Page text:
An Inconvenient Truth is a filmed version of an introductory-level lecture on the perils of planetary warming that Al Gore routinely gives to college crowds and other interested audiences around the world. The lecture includes moneyed Powerpoint-like presentations, animation interludes, and even physical stunts; at one point, the portly politico squeezes onto a cherry-picker and ascends high off the floor to dramatize an off-the-charts spike in a global warming line graph. With a running time of less than a hundred minutes, the film is packed with portentous figures and graphs to illustrate the extent of the problem, but for those who are illiterate in the language of climate science, it also serves up some striking prima facie evidence of alarming environmental irregularities happening before our eyes. The notion of drowned polar bears floating around in the sea is more gut-grabbing than a hundred bar graph statistics.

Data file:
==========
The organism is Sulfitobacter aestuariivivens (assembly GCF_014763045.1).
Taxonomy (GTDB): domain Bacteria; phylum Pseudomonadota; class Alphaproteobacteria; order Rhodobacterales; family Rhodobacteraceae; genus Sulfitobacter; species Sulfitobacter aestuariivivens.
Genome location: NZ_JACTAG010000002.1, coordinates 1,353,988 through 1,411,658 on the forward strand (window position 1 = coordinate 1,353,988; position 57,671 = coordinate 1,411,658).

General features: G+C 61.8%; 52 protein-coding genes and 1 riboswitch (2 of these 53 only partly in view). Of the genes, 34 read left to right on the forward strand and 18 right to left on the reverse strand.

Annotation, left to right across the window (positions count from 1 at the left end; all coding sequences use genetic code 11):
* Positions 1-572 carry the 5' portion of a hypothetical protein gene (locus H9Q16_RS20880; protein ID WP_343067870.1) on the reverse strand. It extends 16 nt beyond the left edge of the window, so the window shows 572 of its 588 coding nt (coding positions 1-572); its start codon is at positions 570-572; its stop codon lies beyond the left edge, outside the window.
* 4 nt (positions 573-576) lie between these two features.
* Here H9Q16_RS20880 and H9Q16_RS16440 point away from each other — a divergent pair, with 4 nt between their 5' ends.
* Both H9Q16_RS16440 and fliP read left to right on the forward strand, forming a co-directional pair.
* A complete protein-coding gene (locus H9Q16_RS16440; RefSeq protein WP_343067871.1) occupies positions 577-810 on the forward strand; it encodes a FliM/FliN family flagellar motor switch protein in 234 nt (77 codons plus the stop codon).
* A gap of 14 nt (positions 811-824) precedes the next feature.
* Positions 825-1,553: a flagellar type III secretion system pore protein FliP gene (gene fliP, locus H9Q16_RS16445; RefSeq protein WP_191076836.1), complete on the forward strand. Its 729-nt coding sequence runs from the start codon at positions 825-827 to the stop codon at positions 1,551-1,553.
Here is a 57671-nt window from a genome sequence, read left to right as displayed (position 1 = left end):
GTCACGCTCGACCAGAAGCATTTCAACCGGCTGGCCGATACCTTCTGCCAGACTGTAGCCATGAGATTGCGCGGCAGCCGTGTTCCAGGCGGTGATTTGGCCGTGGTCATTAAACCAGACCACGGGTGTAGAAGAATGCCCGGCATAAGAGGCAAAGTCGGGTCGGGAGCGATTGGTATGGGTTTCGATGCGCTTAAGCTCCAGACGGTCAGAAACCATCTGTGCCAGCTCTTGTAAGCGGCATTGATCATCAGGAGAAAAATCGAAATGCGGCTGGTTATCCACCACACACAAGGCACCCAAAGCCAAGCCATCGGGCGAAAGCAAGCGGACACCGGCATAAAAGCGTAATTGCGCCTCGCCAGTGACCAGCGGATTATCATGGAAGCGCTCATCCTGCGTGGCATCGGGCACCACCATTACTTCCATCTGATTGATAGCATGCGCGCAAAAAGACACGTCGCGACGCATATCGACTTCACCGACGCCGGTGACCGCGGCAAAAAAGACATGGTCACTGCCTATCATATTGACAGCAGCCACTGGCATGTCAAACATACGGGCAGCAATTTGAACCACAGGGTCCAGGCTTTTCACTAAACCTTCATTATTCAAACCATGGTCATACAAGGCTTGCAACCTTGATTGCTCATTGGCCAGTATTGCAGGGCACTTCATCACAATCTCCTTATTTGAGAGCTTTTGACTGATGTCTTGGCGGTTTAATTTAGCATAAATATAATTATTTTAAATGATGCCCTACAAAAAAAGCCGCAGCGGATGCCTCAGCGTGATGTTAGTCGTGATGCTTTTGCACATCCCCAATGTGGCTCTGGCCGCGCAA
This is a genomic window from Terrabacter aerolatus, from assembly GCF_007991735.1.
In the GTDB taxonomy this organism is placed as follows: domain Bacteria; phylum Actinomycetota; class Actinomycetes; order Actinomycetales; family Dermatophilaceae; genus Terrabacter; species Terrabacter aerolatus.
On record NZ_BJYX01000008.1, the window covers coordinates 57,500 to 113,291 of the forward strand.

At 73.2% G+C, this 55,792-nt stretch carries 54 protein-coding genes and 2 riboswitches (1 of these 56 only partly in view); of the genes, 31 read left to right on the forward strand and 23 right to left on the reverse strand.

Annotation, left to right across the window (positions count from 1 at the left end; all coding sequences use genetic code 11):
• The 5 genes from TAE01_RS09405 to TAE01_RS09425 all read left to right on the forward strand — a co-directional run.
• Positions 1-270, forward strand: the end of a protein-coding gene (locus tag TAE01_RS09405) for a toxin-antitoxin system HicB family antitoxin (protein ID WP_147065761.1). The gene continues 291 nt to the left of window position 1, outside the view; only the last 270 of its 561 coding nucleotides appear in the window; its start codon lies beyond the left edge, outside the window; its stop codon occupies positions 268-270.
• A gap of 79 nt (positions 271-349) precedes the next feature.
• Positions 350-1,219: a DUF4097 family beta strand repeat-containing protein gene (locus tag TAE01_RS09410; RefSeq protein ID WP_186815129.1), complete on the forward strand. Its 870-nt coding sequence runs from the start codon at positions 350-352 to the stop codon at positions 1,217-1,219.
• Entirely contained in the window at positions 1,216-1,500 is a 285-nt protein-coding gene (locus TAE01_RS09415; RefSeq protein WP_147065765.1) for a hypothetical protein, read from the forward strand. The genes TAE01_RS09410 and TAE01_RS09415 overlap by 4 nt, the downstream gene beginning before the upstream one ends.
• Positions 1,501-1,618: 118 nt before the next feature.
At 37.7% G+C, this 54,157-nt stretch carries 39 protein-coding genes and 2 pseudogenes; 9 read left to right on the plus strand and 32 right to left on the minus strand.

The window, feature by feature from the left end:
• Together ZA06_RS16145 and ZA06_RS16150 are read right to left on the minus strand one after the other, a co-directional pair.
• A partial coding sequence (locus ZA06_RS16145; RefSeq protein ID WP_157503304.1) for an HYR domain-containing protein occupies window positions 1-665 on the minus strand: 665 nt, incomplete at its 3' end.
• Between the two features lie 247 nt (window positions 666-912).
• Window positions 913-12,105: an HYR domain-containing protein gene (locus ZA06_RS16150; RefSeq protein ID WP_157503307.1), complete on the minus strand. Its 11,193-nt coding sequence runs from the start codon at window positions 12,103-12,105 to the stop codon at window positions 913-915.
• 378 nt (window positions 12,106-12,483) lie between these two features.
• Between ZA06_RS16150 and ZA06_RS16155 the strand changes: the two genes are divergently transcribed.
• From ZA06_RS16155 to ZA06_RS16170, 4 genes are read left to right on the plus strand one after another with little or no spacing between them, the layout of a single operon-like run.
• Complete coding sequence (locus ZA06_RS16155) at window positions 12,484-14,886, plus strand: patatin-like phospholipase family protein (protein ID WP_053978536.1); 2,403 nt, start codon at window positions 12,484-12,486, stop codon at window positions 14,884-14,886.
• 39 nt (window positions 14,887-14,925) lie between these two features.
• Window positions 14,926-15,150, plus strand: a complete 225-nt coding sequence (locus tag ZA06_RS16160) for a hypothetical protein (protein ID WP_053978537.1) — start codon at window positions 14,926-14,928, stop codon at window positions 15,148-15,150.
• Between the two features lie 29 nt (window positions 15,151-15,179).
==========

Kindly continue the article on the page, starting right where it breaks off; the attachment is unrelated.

Produced by Natural Resources Defense Council trustee Laurie David, An Inconvenient Truth contains a number of compelling environmental data points, and the science behind the message is more or less uncontroversial, but ironically, it's the unnecessary decision to puff the film up to feature length with biographical interludes of Gore that raises the biggest questions. These moments, which sneak in more and more as the film goes on, showcase Gore as a wandering Thoreau-like character who stares wistfully out of plane windows, remembers old friends long gone and stands outside of himself to mourn his razor's edge defeat in the 2000 presidential election. Flashback footage of that event is laid over with the same moribund, hopeless music that accompanies the visuals of our impending environmental doom, which forces anyone who is politically minded to do an involuntary mental recalibration.